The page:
You’re forced to wonder why the culture made such a big deal of it. A parallel situation is that of having gay people in the family.

  2. sc_770d159609e0f8deaa72849e3731a29d says

    One reason for optimism about the human race is how easily and rapidly attitudes can change. Assumptions and prejudices about racial and gender characteristics, traits- even identity- that existed almost without question for generations have been discarded like old clothes and people often don’t even notice they’ve changed their minds.

  3. Nepenthe says

    I listened to the story when it was first aired and I have to say that I was very disappointed with the reporting. In a story about gender fluidity and transgender issues, they managed to avoid speaking to any self-identified gender fluid or genderqueer individuals and pose the only trans person interviewed as the one conservative pro binary figure. It was extremely uncomfortable to listen to a bunch of presumably cis “experts” talk about these strange trans people with their strange ways.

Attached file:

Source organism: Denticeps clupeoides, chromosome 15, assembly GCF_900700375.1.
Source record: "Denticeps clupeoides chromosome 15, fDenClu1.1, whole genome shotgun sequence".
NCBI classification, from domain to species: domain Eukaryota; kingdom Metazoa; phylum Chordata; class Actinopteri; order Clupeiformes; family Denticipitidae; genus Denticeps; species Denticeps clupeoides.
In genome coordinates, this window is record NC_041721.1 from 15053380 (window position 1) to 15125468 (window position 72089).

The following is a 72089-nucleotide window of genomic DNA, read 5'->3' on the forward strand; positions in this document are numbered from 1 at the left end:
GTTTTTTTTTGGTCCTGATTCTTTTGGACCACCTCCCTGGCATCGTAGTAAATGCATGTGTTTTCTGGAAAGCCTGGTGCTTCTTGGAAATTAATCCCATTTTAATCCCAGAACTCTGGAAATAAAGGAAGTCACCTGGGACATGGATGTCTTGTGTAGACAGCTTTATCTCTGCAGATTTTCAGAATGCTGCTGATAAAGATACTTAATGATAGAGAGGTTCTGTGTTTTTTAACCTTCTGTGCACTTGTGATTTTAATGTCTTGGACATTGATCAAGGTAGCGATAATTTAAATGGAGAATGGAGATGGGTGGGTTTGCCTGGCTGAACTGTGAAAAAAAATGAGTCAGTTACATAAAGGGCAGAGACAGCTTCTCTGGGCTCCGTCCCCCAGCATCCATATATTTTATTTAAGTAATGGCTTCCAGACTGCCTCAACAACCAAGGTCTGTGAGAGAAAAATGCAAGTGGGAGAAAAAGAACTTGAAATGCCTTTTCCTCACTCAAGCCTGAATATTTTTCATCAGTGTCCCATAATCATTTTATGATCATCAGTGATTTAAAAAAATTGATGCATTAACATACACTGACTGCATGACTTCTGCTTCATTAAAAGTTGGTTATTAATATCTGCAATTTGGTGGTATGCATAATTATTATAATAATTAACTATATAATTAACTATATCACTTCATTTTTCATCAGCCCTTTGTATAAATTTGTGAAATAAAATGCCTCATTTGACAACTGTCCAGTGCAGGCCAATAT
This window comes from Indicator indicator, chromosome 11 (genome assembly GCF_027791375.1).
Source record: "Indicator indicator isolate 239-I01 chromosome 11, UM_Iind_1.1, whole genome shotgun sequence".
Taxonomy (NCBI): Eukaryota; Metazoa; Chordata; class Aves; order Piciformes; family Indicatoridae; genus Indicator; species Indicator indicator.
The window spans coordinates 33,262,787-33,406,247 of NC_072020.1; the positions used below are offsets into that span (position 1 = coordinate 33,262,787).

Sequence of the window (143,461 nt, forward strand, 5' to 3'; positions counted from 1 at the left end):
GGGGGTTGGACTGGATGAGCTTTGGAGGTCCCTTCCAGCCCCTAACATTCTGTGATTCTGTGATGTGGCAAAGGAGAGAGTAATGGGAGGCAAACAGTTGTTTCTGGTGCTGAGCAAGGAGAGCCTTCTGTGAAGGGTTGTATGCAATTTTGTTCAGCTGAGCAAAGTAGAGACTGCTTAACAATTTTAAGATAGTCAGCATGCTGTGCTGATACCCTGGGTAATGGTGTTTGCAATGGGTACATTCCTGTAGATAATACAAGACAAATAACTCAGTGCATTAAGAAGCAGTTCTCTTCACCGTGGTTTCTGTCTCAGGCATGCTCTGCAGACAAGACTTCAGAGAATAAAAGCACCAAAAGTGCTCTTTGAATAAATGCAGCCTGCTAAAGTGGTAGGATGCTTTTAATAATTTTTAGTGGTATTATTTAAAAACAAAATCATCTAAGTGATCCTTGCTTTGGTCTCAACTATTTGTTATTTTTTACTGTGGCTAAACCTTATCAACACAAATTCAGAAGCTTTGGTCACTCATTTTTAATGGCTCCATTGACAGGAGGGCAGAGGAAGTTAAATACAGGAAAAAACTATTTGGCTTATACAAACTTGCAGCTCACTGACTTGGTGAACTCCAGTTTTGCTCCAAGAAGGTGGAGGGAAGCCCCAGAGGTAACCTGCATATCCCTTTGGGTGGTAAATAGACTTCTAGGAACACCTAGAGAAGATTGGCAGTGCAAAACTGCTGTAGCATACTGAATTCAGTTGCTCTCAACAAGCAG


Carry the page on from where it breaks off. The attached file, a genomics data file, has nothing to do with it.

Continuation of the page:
I half expected it to be followed up by a story on race which interviewed only white people.

  4. CaitieCat says

    Yeah, I see that happen a lot, Nepenthe.

    On the other hand, almost every legislature which has legalized marriage equality has been by far majority heterosexual (at least, certainly in terms of self-declaration, which I’m loath to suggest should not be taken seriously, for reasons that should be self-evident); most places passing anti-racism laws are not themselves affected by it. That’s not to say they should have cookies for doing it, but we can be hopeful even though we are not yet very much represented.

    If it goes the way I’ve seen other civil rights issues have gone in the last forty-odd years or so, we’ll have the cis folk talking about us for a while, and then when just hearing about us isn’t enough to gain the edge in ratings, someone will start inviting some of us along for token appearances. Later, it’ll be weird not to have some of us along; later still, it’ll become more or less invisible to most people again.

    The question always remains, though: how many years in a “later”?